Admiral Zheng He – Mariner of the East

As I make my way through the old Silk Route, the first and foremost place I decided to visit was Malacca. About 3 hours drive from Singapore, it was an important port along the old Maritime Silk Route until the time the British started to build Singapore as their strategic naval base.

My interest was to know more about Zheng He – the mariner who was known to precede Columbus and inspired Rowan Gavin Paton Menzies to write his book: 1421 – When China Discovered The World. Legend has it that the adventures of Sindbad could most likely be Zheng He’s maritime explorations.

Born in 1371 in Yunnan, as a child Zheng He was named Ma He. His ancestors were Persian Muslims. Both Ma He’s father and his grandfather even made the hajj pilgrimage to Mecca.

Ming soldiers are believed to have castrated young Zheng He and killed his father when he was just 10. Zheng He was handed over to be a servant in the household of the emperor’s fourth son, Zhu Di, then 11 years old. In 1402, Zhu Di proclaimed himself Emperor Yongle (Perpetual Happiness). So handsome was Zheng He that Emperor Yongle fell in love with the eunuch and elevated him to the highest order in the palace. He changed Ma’s name to Zheng.

Yongle was determined to control trading in the Indian Ocean. One of his first acts was to commission the construction of 3,500 ships, with Zheng He supervising the construction and then commanding the fleet.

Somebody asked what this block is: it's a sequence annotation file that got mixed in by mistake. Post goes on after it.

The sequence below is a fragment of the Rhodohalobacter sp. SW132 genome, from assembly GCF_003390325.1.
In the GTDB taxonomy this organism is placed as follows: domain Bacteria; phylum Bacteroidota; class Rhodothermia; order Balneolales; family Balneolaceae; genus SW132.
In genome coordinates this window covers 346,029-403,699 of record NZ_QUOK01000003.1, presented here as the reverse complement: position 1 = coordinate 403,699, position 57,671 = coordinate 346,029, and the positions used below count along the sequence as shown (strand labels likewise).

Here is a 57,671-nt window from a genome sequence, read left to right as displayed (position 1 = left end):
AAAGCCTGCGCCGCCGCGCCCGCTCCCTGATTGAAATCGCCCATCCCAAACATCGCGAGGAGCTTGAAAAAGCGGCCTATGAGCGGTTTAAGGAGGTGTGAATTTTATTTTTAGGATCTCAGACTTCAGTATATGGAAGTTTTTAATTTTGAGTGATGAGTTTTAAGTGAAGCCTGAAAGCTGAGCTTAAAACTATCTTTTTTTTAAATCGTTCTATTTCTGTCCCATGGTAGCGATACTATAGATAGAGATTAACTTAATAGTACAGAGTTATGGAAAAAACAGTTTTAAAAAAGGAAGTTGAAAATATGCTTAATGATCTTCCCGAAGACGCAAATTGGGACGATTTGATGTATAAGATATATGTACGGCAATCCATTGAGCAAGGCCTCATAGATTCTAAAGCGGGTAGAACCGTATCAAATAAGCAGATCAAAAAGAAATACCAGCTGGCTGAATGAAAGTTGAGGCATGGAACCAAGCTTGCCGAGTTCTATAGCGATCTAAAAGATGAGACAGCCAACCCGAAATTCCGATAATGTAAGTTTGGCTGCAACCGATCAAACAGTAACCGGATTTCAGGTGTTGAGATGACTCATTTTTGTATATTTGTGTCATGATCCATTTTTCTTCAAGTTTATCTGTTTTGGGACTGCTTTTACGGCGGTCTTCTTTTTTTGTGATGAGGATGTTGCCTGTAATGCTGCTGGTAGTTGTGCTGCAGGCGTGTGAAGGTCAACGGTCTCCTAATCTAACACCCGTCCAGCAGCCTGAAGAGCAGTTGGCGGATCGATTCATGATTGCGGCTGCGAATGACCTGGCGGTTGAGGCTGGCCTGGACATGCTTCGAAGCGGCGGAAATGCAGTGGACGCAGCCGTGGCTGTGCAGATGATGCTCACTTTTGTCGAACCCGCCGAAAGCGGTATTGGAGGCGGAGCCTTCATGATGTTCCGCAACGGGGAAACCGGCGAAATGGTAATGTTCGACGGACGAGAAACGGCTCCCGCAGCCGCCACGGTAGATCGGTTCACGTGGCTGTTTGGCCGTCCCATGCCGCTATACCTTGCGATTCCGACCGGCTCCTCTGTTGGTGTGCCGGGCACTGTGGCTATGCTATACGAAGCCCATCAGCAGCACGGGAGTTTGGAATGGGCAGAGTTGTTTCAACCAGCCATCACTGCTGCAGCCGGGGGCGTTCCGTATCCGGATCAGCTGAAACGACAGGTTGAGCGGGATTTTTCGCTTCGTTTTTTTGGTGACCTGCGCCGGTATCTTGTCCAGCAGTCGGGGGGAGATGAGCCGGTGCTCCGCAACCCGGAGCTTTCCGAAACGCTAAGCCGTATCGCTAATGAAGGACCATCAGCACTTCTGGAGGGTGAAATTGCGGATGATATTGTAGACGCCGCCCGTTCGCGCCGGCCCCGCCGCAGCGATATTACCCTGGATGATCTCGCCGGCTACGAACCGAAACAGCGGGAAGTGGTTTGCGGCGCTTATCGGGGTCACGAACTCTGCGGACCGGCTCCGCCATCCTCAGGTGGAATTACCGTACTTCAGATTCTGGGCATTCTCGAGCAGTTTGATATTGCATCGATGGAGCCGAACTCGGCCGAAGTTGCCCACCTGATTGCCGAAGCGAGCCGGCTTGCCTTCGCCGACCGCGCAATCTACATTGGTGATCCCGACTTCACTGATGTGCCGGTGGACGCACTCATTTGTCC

Zheng He’s nine-masted flagship measured about 400 feet Long. In comparison, Christopher Columbus’s Santa Maria measured just 85 feet.

In all, Zheng He undertook 5 voyages before Emperor Yongle’s death in 1424. He made all the way to Hormuz from where He returned with giraffes, zebras, and other items unfamiliar to the Chinese.

He was buried at sea off Malabar Coast near Calicut in India.

The voyages of Zheng He are a favorite topic of world historians today. They show that Chinese ships could have ruled the Indian Ocean for many more years and possibly been able to sail to the Americas. Why didn’t they? What if they had? How different would the world be today?

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Zheng He’s “vital” were stored in a jar (as with all eunuchs) and buried with him upon his death so he can be a complete man to attain a place in heaven
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A painting in the museum, probably depicting Zheng He visiting Malacca

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